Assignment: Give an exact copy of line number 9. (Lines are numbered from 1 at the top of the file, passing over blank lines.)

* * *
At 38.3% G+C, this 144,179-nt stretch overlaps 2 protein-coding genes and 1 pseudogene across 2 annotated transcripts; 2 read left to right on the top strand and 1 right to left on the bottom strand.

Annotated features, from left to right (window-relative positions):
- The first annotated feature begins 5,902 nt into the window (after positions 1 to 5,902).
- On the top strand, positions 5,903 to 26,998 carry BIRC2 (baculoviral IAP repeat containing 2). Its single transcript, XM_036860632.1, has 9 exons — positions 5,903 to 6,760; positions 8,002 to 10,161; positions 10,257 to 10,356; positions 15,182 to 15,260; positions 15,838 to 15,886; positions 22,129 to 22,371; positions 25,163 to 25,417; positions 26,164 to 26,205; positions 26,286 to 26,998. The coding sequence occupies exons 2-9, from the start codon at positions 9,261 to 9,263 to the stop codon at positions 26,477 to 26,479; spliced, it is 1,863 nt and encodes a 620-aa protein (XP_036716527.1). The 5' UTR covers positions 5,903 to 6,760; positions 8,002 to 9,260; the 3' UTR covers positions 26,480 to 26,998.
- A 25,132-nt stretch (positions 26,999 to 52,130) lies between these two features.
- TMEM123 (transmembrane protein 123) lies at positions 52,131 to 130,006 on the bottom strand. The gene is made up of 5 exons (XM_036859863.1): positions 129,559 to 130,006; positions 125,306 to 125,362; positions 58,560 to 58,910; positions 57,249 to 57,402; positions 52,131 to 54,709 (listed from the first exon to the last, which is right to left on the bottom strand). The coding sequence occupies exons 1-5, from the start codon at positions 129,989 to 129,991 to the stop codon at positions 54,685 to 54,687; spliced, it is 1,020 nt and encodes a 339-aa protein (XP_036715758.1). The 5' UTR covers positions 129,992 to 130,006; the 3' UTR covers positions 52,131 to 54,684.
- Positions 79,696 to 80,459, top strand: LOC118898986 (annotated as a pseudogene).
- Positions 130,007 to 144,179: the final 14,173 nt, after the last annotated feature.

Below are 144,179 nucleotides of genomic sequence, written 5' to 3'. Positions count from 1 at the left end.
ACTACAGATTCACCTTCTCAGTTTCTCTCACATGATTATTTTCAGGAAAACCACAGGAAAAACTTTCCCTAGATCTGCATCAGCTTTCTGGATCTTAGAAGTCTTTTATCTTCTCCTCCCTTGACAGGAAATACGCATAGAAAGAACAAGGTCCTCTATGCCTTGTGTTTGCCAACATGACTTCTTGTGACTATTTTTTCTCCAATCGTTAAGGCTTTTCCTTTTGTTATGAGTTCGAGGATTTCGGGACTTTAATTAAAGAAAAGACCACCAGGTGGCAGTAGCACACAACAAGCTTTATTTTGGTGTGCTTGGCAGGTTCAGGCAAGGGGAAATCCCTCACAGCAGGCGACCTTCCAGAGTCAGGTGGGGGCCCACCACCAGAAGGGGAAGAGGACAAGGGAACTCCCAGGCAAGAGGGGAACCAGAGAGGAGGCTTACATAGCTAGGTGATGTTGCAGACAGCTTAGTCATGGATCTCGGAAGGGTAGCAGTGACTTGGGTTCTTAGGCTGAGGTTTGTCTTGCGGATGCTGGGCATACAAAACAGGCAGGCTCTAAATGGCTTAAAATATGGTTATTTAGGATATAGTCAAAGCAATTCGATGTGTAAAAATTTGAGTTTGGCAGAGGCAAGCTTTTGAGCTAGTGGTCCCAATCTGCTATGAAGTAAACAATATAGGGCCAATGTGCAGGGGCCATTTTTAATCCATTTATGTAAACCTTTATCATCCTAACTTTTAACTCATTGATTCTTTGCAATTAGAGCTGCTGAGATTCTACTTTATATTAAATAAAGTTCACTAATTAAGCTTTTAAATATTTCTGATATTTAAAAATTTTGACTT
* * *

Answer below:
Below are 144,179 nucleotides of genomic sequence, written 5' to 3'. Positions count from 1 at the left end.